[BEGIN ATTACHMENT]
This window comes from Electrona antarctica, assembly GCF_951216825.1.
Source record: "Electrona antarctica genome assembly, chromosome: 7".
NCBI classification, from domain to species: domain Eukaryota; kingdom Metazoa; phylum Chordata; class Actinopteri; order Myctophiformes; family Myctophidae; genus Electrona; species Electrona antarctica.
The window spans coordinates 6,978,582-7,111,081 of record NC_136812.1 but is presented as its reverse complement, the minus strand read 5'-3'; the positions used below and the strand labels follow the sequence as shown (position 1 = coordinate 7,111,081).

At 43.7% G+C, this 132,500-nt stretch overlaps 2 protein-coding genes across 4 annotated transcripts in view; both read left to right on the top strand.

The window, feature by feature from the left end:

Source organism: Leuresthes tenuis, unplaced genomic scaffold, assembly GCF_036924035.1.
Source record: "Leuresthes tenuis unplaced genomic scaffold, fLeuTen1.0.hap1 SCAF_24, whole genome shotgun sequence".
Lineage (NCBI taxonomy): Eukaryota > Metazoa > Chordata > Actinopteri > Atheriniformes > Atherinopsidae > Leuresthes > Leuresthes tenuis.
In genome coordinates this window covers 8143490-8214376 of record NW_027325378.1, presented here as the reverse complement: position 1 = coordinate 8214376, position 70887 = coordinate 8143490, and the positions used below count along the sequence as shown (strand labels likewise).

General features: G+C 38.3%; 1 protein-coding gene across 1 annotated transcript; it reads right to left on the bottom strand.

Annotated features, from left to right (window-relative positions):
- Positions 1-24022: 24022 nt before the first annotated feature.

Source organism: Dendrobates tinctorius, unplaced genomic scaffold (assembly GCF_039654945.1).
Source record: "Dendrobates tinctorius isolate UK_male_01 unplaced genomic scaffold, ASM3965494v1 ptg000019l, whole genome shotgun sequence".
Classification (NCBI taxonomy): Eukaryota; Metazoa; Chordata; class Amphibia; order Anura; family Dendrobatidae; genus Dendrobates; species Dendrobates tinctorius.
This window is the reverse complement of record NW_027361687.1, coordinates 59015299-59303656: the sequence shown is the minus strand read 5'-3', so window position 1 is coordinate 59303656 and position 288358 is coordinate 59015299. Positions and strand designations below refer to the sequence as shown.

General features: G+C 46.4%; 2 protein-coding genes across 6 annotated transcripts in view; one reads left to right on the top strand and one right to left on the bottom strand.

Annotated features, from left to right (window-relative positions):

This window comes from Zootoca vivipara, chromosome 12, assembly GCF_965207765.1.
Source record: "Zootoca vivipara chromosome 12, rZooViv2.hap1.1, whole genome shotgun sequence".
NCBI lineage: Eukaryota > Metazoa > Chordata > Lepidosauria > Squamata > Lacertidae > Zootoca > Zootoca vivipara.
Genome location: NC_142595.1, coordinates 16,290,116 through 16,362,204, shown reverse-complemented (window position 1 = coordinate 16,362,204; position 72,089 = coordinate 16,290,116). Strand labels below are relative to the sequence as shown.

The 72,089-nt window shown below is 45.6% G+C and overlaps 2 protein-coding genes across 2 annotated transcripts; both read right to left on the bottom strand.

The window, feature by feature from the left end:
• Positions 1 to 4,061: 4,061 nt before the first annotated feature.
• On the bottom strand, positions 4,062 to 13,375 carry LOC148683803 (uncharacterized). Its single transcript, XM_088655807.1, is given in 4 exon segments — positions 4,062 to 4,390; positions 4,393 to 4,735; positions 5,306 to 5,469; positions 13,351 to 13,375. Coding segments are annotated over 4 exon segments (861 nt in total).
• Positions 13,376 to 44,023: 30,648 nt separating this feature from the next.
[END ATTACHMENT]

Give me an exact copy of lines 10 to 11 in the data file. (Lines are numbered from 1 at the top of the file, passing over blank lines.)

In genome coordinates this window covers 8143490-8214376 of record NW_027325378.1, presented here as the reverse complement: position 1 = coordinate 8214376, position 70887 = coordinate 8143490, and the positions used below count along the sequence as shown (strand labels likewise).

General features: G+C 38.3%; 1 protein-coding gene across 1 annotated transcript; it reads right to left on the bottom strand.